Certainly, a private organization that adheres to certain core beliefs can ethically insist that its members support those beliefs. If the ACLU wished to insist on this, the proper approach for the ACLU would have been to focus on whether individuals supported the organization's core beliefs, rather than to focus on "Communism."

By allowing itself to be intimidated into sacrificing the principle that individuals should be judged on the basis of their actions rather than their political associations, the ACLU fell victim to the same hysteria of "guilt by association" that would infect the nation for the next two decades.

Perhaps other private organizations could act this way without violating their most fundamental values, but this was not the case for the ACLU. It had a responsibility to stand for a principle, and in this it faltered. Who knows, following Eugene's logic, perhaps members of the ACLU will someday soon demand that Muslims be excluded from its Board. I hope not.

I think my original post and Geof's suffice to lay out the arguments on both sides, but let me offer a brief reaction. The ACLU's rule as to the board and its staff was that the ACLU "regards it as inappropriate for any person to serve on the governing committees of the Union . . . or on its staff, who is a member of any organization which supports totalitarian dictatorship in any country, or who by his public declarations and connections indicates his support of such a principle." Its statement as to its members was that "The ACLU needs and welcomes the support of all those -- and only those -- whose devotion to civil liberties is not qualified by adherence to Communist, Fascist, KKK, or other totalitarian doctrine." The member statement thus, as I read it, doesn't focus on members' group memberships, but rather their views; the ACLU concluded, I think quite rightly, that those who adhere to Communist, Fascist, or KKK doctrine can't at the same time adequately support the organization's core beliefs.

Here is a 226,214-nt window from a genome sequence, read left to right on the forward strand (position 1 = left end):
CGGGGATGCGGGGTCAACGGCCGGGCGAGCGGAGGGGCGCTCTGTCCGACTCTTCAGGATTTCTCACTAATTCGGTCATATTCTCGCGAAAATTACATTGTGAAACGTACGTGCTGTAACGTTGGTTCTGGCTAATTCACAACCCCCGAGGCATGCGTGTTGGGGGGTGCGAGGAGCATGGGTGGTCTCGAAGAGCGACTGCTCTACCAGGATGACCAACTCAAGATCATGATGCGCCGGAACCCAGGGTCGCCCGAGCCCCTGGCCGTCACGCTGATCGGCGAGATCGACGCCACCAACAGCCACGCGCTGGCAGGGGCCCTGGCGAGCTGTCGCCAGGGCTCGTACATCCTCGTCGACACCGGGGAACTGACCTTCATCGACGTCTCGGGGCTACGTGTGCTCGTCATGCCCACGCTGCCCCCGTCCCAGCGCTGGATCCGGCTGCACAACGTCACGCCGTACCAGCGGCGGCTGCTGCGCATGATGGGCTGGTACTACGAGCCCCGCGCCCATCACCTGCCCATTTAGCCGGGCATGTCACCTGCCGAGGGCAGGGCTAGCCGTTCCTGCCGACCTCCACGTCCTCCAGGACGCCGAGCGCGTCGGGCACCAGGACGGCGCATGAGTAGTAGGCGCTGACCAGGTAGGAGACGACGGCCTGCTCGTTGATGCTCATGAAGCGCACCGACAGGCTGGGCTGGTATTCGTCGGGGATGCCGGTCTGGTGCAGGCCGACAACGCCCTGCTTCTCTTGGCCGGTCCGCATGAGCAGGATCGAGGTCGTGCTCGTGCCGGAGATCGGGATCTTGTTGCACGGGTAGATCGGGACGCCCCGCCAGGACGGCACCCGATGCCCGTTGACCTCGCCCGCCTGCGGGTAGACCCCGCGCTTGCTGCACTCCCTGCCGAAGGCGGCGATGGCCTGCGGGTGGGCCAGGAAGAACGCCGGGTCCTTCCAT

The officers-and-staff statement did also ask whether people belong in certain organizations; but it seems to me that, where private organizations are concerned, judging people based on their political and religious associations can be quite proper. Membership in the Communist Party or the KKK doesn't tell you everything about a person's view, but it generally tells you something. We're not talking here just about past membership, or membership in a group that's supposedly allied with the bad groups; that may indeed be less telling. But if someone is currently a member of an organization that supports dictatorship (or racism), and works towards dictatorship (or greater racial prejudice), it seems to me that the ACLU can reasonably conclude that this person is pretty unlikely to be a committed ACLU officer or staffer. And outside who are judging a group may likewise think the less of the group because it has Communists or Klansmen among their officers.